And as one might imagine, just as there have been enormous changes on campus, teacher education has changed dramatically as well. Most states have raised standards for both students and new teachers, and Virginia is no exception. Teacher education students must pass reading, writing and mathematics tests prior to student teaching, and when they graduate, they must pass more rigorous tests in their respective disciplines. The Commonwealth of Virginia has also strengthened the regulations that govern teacher licensure. Teachers know their stuff.

Due to these new regulations and the increasing complexity of teaching in contemporary schools, nearly all teacher education students entering JMU after the fall 2000 semester will complete a five-year, Master of Arts in Teaching program. That is, students complete their general education requirements, a major in a discipline and then a set of "preprofessional" education courses that lead to a master's degree. The M.A.T. is perhaps the most common model for teacher education across the country; but before moving in this direction, a group of faculty members in the School of Education spent two years looking at the research and effectiveness of various types of programs. "We wanted to make sure that what we were doing was the best direction for JMU," explains Alvin Pettus, assistant director of the School of Education. "We think we've made the right choice. I spent a lot of time with entering freshmen and their parents last summer and I was pleasantly surprised that most parents understand the reason for this. Learning to teach is a great deal more than what most people realize."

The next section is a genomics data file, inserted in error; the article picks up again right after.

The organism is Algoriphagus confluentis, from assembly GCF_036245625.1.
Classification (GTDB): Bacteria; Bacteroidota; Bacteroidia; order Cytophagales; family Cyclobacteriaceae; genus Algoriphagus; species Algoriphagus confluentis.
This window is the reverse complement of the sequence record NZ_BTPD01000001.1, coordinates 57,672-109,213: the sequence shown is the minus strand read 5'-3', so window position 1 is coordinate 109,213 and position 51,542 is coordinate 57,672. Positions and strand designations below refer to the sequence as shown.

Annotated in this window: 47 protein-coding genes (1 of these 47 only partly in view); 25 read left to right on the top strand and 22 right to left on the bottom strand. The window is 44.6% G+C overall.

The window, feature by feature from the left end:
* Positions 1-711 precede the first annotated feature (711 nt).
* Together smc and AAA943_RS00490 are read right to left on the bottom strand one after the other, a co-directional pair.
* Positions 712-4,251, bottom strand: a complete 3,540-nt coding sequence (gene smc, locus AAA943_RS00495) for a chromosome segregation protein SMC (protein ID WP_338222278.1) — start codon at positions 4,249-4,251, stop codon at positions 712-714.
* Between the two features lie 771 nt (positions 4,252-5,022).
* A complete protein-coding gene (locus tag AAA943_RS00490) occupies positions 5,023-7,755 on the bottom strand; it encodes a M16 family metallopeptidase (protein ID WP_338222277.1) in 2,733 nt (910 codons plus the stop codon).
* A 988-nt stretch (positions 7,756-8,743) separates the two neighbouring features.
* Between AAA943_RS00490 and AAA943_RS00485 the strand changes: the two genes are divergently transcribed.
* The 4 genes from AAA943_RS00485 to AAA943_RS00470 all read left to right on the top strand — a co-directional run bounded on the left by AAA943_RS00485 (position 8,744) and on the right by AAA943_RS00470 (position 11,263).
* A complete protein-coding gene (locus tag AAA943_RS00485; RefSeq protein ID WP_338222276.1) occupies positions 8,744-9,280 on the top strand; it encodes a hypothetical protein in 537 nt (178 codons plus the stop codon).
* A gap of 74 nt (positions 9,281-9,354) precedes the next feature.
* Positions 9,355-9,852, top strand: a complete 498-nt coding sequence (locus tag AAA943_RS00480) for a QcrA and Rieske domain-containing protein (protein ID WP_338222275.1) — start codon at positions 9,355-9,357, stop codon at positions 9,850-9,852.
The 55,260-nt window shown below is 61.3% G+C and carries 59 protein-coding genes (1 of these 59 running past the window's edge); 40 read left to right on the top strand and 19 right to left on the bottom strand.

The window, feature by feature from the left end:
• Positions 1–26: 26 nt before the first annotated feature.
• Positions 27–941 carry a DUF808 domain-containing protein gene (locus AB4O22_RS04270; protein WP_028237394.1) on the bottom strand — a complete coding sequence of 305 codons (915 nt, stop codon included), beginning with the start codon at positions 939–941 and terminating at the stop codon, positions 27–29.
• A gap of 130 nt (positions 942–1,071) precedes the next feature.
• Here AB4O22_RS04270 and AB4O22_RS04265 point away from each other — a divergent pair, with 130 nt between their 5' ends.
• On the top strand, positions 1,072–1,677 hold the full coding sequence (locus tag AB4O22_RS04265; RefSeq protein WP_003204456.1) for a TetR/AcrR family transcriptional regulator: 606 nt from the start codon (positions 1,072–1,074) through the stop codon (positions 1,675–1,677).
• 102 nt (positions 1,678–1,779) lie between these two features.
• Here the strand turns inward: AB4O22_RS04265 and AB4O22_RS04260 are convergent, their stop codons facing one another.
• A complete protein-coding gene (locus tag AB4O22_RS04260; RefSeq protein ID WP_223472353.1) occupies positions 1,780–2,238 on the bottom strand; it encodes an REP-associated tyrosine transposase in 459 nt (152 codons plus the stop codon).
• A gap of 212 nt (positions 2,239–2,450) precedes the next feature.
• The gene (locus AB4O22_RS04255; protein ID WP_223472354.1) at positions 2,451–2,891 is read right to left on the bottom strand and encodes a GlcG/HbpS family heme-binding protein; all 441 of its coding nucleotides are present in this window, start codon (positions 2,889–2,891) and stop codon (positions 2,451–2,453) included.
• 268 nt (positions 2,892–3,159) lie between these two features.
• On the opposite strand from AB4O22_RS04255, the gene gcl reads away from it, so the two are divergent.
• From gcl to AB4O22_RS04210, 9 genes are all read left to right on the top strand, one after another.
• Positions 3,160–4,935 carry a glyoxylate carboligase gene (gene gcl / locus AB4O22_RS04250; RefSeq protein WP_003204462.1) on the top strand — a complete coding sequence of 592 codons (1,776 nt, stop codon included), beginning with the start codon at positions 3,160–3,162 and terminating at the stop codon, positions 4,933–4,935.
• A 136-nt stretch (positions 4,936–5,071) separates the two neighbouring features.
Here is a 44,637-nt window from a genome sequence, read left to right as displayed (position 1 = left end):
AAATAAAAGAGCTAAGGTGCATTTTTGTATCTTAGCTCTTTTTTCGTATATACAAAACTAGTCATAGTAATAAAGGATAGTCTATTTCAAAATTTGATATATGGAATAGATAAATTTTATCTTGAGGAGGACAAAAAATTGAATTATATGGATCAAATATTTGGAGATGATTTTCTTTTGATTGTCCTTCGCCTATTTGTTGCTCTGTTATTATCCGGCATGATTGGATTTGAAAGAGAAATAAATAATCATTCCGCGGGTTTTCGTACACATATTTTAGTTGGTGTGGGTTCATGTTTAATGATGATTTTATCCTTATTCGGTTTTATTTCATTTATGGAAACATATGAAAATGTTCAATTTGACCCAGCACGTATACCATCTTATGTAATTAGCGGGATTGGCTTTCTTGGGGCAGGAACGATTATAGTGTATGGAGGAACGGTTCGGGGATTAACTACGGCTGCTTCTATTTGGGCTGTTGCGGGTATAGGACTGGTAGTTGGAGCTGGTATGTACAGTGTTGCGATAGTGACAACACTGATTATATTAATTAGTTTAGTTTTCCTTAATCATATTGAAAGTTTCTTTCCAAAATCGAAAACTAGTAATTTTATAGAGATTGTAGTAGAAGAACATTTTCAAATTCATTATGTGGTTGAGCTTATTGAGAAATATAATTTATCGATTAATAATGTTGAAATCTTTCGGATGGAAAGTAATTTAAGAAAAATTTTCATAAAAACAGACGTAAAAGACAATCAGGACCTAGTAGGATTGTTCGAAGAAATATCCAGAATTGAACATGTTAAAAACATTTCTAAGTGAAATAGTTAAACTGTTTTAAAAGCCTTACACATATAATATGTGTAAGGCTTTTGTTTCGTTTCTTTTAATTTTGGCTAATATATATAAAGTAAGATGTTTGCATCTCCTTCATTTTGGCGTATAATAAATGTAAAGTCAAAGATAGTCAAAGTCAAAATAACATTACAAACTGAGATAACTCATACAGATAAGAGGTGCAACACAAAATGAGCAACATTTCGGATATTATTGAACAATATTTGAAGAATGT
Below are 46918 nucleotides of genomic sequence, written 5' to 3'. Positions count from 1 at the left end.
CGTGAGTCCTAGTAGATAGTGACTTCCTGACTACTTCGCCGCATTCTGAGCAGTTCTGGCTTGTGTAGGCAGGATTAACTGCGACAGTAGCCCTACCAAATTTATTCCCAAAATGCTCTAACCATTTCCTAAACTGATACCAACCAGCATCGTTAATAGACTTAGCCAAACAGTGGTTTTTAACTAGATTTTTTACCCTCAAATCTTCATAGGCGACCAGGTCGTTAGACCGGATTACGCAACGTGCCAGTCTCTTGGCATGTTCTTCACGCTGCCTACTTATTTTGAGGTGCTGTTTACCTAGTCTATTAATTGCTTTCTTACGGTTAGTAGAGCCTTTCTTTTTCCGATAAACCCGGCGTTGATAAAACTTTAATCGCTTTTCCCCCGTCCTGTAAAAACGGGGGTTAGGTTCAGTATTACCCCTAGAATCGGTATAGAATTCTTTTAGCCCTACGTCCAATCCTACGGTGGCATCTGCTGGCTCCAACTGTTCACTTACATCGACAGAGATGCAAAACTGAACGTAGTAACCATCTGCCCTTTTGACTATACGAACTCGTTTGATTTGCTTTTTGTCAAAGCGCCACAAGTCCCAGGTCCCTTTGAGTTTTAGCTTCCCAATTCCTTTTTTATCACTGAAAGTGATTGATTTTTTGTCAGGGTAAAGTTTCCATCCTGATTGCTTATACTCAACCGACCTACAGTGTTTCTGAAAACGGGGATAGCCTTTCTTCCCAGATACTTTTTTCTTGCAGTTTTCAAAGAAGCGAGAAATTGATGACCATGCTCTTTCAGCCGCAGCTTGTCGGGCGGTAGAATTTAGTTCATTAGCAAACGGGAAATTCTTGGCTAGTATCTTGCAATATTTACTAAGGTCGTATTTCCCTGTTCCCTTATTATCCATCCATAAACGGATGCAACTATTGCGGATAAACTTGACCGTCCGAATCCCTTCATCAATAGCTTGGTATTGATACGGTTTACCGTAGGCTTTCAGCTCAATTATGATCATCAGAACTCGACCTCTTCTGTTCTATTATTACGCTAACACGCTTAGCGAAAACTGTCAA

Education also reaches across JMU's entire campus. JMU's teacher education programs in art, music, health and physical education are also strong and vital; there are more than 300 students working toward becoming art, music and P.E. teachers. The Adult Education and Human Resources program that helps JMU graduates become business trainers and supervisors is also a popular program and has strong links to local and regional businesses.